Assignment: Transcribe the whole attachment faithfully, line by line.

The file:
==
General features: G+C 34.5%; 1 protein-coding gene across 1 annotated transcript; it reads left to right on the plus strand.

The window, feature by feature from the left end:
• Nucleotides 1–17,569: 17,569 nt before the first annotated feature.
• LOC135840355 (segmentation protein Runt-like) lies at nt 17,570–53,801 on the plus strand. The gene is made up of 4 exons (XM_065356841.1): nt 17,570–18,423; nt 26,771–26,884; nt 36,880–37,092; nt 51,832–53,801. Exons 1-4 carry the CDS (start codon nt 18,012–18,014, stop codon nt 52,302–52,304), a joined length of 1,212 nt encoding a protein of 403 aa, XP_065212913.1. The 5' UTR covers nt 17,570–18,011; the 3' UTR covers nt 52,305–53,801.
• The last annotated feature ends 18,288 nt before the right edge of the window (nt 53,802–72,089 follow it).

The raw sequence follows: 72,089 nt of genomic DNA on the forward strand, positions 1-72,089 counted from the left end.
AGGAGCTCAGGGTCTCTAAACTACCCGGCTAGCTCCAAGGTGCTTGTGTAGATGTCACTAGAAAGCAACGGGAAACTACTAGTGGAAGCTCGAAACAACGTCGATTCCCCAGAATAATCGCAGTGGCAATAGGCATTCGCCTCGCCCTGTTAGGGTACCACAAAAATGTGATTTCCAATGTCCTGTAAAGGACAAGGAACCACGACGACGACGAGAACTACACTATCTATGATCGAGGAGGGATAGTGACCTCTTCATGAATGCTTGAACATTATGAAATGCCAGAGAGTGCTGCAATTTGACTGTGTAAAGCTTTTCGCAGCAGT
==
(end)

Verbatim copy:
General features: G+C 34.5%; 1 protein-coding gene across 1 annotated transcript; it reads left to right on the plus strand.

The window, feature by feature from the left end:
• Nucleotides 1–17,569: 17,569 nt before the first annotated feature.
• LOC135840355 (segmentation protein Runt-like) lies at nt 17,570–53,801 on the plus strand. The gene is made up of 4 exons (XM_065356841.1): nt 17,570–18,423; nt 26,771–26,884; nt 36,880–37,092; nt 51,832–53,801. Exons 1-4 carry the CDS (start codon nt 18,012–18,014, stop codon nt 52,302–52,304), a joined length of 1,212 nt encoding a protein of 403 aa, XP_065212913.1. The 5' UTR covers nt 17,570–18,011; the 3' UTR covers nt 52,305–53,801.
• The last annotated feature ends 18,288 nt before the right edge of the window (nt 53,802–72,089 follow it).

The raw sequence follows: 72,089 nt of genomic DNA on the forward strand, positions 1-72,089 counted from the left end.
AGGAGCTCAGGGTCTCTAAACTACCCGGCTAGCTCCAAGGTGCTTGTGTAGATGTCACTAGAAAGCAACGGGAAACTACTAGTGGAAGCTCGAAACAACGTCGATTCCCCAGAATAATCGCAGTGGCAATAGGCATTCGCCTCGCCCTGTTAGGGTACCACAAAAATGTGATTTCCAATGTCCTGTAAAGGACAAGGAACCACGACGACGACGAGAACTACACTATCTATGATCGAGGAGGGATAGTGACCTCTTCATGAATGCTTGAACATTATGAAATGCCAGAGAGTGCTGCAATTTGACTGTGTAAAGCTTTTCGCAGCAGT